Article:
Astronomers have recorded the inmost and sharpest images of the Milky Ways center ever, making it possible for researchers to approximate the mass of the huge black hole at our galaxys heart with unequaled accuracy. The Milky Way observations, made with the Very Large Telescope Interferometer (VLTI) at the European Southern Observatory (ESO) in Chile, also exposed a previously unknown star orbiting close to our galaxys mysterious central black hole, called Sagittarius A *. The Very Large Telescope is among the worlds most sophisticated optical space observatories. Including four primary telescopes, each 27 feet in diameter (8.2 meters), and four auxiliary telescopes, 6 feet in size (1.8 m), the observatory can spot stellar objects four billion times fainter than what can be seen with the naked eye. A method called interferometry makes it possible for astronomers to combine the light coming through the four main telescopes into a single image. Astronomers have actually been utilizing interferometry for several years, however its newest version provides a jaw-dropping 20-fold improvement in sharpness and detail compared to the images gotten by the individual telescopes, researchers said.Related: Milky Ways stellar core overflows with colorful threads in brand-new panorama” The VLTI offers us this unbelievable spatial resolution and with the new images we reach deeper than ever in the past,” Julia Stadler, a postdoctoral researcher at the Max Planck Institute for Astrophysics in Garching, Germany, who led the imaging project, stated in a statement. “We are stunned by their amount of detail, and by the action and variety of stars they expose around the great void.” Given that the great void in the Milky Ways center emits no light, it can not be straight observed. Astronomers can just find out about its properties by studying the movements of the stars in its area. ” Following stars on close orbits around Sagittarius A * enables us to precisely probe the gravitational field around the closest huge great void to Earth, to check basic relativity, and to determine the properties of the black hole,” Reinhard Genzel, the director of limit Planck Institute for Extraterrestrial Physics and recipient of the Nobel Prize in Physics 2020 for his decades-long research of Sagittarius A *, said in the statement. Genzel is likewise a co-author of the brand-new research study. Image 1 of 3( Image credit: ESO) Image 2 of 3Stars orbiting the black hole in the center of the Milky Way galaxy recorded in July 2021. (Image credit: ESO) Image 3 of 3Wide field of vision of the center of the Milky Way galaxy. (Image credit: ESO) The measurements, performed between March and July 2021, exposed that Sagittarius A * has a mass of 4.3 million suns and sits at a range of 27,000 light-years from Earth. Both of these figures are the most precise price quotes of their kind to date. Throughout the project, the astronomers observed the star S29, the closest recognized star to Sagittarius A *, zooming by the black hole at a range of just 8 billion miles (13 billion kilometers). That is just about 90 times the distance from Earth to the sun. During this close pass, the star took a trip at a record-breaking speed of 5,430 miles per second (8,740 kilometers per second). But the observations likewise discovered a totally new star in this thick area near to the galaxys heart. Named S300, the stars discovery is an appealing development for further research into this interesting part of the galactic system.The research study becomes part of an international task called GRAVITY, which is establishing new strategies for evaluating images of the Milky Ways galactic center with the goal of mapping the environments of Sagittarius A * in the best possible information. The astronomers hope that in the future, they will have the ability to identify stars much fainter than S29 and S300 and orbiting even more detailed to the black hole. The orbits of these close stars may reveal info about the black holes rotation. The astronomers intend to make major leaps after the completion of ESOs Extremely Large Telescope, which will end up being the worlds biggest optical area observatory when it comes online in about 2025. ” With GRAVITY and the ELTs powers integrated, we will have the ability to discover how fast the black hole spins,” Frank Eisenhauer, an astronomer at MPE and primary detective of the GRAVITY project, stated in the statement. “Nobody has actually been able to do that so far.” The brand-new research study is described in two papers published in the journal Astronomy & & Astrophysics on Tuesday (Dec. 14). Follow Tereza Pultarova on Twitter @TerezaPultarova. Follow us on Twitter @Spacedotcom and on Facebook..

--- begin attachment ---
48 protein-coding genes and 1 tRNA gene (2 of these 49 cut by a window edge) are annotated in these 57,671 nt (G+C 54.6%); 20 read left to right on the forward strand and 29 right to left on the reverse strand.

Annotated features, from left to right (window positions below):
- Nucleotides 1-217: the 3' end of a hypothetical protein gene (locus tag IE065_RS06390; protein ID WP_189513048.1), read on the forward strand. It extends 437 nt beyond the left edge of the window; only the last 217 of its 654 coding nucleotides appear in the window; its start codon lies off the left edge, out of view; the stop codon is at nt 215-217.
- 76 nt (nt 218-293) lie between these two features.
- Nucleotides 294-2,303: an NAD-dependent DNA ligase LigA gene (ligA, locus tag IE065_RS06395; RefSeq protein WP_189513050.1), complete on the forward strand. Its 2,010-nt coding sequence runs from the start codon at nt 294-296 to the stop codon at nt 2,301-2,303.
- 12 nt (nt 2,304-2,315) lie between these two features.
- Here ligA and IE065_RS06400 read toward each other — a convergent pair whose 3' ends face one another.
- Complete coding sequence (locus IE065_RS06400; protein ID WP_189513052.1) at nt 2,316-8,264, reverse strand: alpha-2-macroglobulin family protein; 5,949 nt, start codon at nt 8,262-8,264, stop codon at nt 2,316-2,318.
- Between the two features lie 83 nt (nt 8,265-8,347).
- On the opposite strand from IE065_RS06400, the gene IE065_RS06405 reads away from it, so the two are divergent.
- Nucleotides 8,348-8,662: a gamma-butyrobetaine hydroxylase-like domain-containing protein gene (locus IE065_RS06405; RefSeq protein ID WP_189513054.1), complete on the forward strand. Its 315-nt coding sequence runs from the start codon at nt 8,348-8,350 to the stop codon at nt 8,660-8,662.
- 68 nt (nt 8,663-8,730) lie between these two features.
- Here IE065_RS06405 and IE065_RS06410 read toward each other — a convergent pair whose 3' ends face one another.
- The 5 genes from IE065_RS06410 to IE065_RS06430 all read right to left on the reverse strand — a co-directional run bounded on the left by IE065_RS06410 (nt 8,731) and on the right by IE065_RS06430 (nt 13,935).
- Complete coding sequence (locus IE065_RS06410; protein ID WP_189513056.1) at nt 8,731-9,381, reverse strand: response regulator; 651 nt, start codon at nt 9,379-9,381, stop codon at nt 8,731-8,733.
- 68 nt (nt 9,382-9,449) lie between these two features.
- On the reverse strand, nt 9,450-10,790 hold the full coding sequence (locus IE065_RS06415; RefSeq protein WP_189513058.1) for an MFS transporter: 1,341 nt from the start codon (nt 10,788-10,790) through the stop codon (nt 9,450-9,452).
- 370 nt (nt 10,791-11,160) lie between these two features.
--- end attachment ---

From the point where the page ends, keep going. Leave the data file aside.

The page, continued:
” Following stars on close orbits around Sagittarius A * allows us to exactly probe the gravitational field around the closest enormous black hole to Earth, to evaluate basic relativity, and to determine the properties of the black hole,” Reinhard Genzel, the director of the Max Planck Institute for Extraterrestrial Physics and recipient of the Nobel Prize in Physics 2020 for his decades-long research study of Sagittarius A *, stated in the statement. Image 1 of 3( Image credit: ESO) Image 2 of 3Stars orbiting the black hole in the center of the Milky Way galaxy caught in July 2021. During the project, the astronomers observed the star S29, the closest known star to Sagittarius A *, zooming by the black hole at a distance of just 8 billion miles (13 billion kilometers). The astronomers hope that in the future, they will be able to spot stars much fainter than S29 and S300 and orbiting even better to the black hole. The orbits of these close stars might expose info about the black holes rotation.